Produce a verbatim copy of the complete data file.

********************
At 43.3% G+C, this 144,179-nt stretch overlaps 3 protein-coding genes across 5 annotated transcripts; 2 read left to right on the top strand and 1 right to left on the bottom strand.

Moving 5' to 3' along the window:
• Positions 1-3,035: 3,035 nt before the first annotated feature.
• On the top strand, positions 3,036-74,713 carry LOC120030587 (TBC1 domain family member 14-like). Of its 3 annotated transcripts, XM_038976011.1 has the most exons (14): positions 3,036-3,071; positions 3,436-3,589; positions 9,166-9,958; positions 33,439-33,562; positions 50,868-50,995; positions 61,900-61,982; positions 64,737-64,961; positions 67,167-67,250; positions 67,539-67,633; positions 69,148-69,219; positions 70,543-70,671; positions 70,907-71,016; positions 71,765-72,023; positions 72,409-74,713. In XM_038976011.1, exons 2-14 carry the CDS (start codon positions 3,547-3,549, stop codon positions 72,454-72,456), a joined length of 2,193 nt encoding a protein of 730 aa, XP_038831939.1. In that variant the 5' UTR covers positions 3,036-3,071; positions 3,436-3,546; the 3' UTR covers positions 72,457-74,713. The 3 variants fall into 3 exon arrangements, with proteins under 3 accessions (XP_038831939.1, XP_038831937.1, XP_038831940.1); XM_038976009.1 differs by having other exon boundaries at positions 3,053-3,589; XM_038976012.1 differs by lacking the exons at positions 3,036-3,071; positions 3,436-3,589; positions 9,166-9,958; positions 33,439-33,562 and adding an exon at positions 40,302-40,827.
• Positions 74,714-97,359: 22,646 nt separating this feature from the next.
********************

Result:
At 43.3% G+C, this 144,179-nt stretch overlaps 3 protein-coding genes across 5 annotated transcripts; 2 read left to right on the top strand and 1 right to left on the bottom strand.

Moving 5' to 3' along the window:
• Positions 1-3,035: 3,035 nt before the first annotated feature.
• On the top strand, positions 3,036-74,713 carry LOC120030587 (TBC1 domain family member 14-like). Of its 3 annotated transcripts, XM_038976011.1 has the most exons (14): positions 3,036-3,071; positions 3,436-3,589; positions 9,166-9,958; positions 33,439-33,562; positions 50,868-50,995; positions 61,900-61,982; positions 64,737-64,961; positions 67,167-67,250; positions 67,539-67,633; positions 69,148-69,219; positions 70,543-70,671; positions 70,907-71,016; positions 71,765-72,023; positions 72,409-74,713. In XM_038976011.1, exons 2-14 carry the CDS (start codon positions 3,547-3,549, stop codon positions 72,454-72,456), a joined length of 2,193 nt encoding a protein of 730 aa, XP_038831939.1. In that variant the 5' UTR covers positions 3,036-3,071; positions 3,436-3,546; the 3' UTR covers positions 72,457-74,713. The 3 variants fall into 3 exon arrangements, with proteins under 3 accessions (XP_038831939.1, XP_038831937.1, XP_038831940.1); XM_038976009.1 differs by having other exon boundaries at positions 3,053-3,589; XM_038976012.1 differs by lacking the exons at positions 3,036-3,071; positions 3,436-3,589; positions 9,166-9,958; positions 33,439-33,562 and adding an exon at positions 40,302-40,827.
• Positions 74,714-97,359: 22,646 nt separating this feature from the next.